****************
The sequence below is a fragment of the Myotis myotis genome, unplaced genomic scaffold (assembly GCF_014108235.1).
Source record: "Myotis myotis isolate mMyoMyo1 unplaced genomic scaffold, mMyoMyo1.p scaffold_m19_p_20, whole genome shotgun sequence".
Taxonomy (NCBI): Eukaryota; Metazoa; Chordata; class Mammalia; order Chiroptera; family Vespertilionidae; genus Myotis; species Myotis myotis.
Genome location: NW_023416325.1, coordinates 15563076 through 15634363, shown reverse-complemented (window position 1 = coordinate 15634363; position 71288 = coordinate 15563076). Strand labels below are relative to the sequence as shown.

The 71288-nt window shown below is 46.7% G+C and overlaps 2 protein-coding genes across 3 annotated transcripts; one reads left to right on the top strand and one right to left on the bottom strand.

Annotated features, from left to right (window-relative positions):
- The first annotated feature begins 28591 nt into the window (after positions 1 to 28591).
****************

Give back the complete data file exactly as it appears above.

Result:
The sequence below is a fragment of the Myotis myotis genome, unplaced genomic scaffold (assembly GCF_014108235.1).
Source record: "Myotis myotis isolate mMyoMyo1 unplaced genomic scaffold, mMyoMyo1.p scaffold_m19_p_20, whole genome shotgun sequence".
Taxonomy (NCBI): Eukaryota; Metazoa; Chordata; class Mammalia; order Chiroptera; family Vespertilionidae; genus Myotis; species Myotis myotis.
Genome location: NW_023416325.1, coordinates 15563076 through 15634363, shown reverse-complemented (window position 1 = coordinate 15634363; position 71288 = coordinate 15563076). Strand labels below are relative to the sequence as shown.

The 71288-nt window shown below is 46.7% G+C and overlaps 2 protein-coding genes across 3 annotated transcripts; one reads left to right on the top strand and one right to left on the bottom strand.

Annotated features, from left to right (window-relative positions):
- The first annotated feature begins 28591 nt into the window (after positions 1 to 28591).